A close-up of Jupiter's Great Red Spot. Image Credit: NASA
Astronomers believe that the famous storm in Jupiter's atmosphere is reducing in size faster than ever.
First observed through telescopes as far back as the 17th century, the Great Red Spot is a massive Earth-sized anticyclonic storm that has both baffled and intrigued scientists for years.
This could soon be set to change however as this seemingly permanent feature of Jupiter's swirling atmosphere now appears to be getting smaller at a rate much faster than ever before. The latest calculations based on measurements from Hubble suggest that the spot is now shrinking at a rate of 580 miles per year.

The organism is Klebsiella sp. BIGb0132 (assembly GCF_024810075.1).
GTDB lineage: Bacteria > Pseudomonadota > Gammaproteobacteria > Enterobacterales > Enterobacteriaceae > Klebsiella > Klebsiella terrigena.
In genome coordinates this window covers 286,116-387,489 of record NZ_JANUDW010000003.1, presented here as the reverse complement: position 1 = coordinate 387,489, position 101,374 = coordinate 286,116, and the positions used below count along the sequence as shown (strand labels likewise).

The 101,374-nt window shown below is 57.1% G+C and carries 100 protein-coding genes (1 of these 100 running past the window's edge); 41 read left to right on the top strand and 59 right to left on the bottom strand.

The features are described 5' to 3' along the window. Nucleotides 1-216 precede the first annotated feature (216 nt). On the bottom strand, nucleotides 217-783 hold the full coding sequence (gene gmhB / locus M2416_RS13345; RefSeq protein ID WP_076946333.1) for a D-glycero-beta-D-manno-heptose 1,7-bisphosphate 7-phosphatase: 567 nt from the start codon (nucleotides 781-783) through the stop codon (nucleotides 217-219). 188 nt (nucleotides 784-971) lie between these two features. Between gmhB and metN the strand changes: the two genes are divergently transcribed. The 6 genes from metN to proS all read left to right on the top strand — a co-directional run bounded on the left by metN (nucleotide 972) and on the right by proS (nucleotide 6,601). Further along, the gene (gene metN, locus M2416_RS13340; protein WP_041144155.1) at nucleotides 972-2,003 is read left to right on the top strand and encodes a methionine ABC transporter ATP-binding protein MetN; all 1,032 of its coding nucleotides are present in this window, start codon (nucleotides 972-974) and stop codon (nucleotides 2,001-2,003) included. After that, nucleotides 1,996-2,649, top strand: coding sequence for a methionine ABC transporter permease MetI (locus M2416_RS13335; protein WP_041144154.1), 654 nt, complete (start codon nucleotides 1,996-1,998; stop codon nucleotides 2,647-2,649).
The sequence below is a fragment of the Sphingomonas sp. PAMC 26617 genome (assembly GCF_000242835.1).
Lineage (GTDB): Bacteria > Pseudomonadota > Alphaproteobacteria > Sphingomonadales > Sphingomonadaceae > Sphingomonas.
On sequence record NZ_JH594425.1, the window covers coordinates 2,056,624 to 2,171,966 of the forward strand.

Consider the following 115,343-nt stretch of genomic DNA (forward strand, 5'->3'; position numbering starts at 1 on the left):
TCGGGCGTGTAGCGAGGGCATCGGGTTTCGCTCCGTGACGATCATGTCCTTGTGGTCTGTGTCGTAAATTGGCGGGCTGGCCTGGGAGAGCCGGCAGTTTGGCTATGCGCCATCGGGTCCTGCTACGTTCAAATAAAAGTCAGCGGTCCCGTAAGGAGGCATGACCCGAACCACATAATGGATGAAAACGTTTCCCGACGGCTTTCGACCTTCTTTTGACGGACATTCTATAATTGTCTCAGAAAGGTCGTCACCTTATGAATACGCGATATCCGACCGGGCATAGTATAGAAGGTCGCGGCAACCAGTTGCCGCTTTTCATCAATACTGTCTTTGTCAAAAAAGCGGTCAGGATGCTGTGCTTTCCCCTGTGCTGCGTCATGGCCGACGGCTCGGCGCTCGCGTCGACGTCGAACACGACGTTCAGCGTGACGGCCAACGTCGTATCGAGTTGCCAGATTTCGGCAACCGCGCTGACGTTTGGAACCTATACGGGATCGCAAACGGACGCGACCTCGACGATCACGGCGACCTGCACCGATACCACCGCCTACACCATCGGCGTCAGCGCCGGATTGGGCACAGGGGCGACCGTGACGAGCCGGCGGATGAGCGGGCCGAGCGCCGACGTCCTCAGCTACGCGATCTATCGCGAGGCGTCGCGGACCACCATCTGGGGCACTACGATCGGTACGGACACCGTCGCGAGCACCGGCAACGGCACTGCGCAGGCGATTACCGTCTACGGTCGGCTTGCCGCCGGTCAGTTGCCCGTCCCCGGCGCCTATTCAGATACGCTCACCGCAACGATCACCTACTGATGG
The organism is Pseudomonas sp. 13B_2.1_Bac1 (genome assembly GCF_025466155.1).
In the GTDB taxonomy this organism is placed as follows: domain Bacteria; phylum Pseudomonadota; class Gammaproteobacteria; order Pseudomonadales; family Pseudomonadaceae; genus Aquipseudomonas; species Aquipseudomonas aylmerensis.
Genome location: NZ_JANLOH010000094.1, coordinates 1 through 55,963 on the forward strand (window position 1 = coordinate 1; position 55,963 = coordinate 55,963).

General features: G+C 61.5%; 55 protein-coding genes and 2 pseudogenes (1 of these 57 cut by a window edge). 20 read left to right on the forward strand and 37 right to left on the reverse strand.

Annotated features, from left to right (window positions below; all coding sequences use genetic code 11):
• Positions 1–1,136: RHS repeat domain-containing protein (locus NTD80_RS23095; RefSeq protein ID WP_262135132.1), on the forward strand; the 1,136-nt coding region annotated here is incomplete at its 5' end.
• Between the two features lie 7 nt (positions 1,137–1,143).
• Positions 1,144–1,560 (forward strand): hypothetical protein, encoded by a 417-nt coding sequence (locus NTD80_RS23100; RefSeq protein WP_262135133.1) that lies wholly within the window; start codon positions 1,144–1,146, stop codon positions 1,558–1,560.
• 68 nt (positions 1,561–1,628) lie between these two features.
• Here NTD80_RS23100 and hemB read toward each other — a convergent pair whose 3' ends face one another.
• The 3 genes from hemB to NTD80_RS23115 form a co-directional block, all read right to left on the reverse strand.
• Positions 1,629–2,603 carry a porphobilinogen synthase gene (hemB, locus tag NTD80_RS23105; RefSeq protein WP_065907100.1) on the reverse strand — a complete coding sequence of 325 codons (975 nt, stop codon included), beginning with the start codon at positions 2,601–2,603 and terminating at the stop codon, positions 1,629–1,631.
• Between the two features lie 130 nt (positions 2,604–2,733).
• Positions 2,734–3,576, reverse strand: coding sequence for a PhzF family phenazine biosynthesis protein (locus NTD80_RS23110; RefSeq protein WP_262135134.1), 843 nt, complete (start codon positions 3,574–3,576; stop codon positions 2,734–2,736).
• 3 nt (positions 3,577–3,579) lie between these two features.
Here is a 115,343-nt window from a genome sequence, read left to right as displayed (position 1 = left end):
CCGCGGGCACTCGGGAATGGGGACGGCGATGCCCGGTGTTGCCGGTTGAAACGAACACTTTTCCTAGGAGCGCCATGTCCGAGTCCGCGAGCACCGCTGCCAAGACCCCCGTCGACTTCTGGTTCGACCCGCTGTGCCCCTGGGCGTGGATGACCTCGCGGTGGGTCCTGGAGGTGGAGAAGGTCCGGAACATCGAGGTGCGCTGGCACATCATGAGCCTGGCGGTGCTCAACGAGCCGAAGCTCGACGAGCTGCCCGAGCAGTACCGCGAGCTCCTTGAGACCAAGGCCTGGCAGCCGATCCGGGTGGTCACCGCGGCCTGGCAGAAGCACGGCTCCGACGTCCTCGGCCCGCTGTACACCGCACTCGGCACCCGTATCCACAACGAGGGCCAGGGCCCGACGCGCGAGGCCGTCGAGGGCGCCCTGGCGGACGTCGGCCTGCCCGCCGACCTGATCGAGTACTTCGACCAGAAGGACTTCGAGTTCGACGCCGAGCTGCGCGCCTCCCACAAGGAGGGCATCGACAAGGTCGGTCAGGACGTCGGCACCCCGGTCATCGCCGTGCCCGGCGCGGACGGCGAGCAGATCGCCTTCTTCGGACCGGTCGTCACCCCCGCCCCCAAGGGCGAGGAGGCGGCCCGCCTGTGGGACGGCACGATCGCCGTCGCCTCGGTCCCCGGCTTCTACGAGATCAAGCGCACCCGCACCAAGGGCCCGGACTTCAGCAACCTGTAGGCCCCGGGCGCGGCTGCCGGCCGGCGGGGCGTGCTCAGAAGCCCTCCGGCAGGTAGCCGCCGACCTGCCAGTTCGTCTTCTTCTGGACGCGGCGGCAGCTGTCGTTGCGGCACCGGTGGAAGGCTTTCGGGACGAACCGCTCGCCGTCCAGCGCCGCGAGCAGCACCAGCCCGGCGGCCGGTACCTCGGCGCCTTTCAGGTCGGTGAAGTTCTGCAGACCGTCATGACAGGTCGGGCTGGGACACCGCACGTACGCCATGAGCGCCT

"In our new observations it is apparent that very small eddies are feeding into the storm," said NASA's Amy Simon. "We hypothesized that these may be responsible for the accelerated change by altering the internal dynamics and energy of the Great Red Spot."
At the current rate of reduction scientists believe that Jupiter's trademark storm could disappear altogether within as little as 17 years.
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Jupiter, Great Red Spot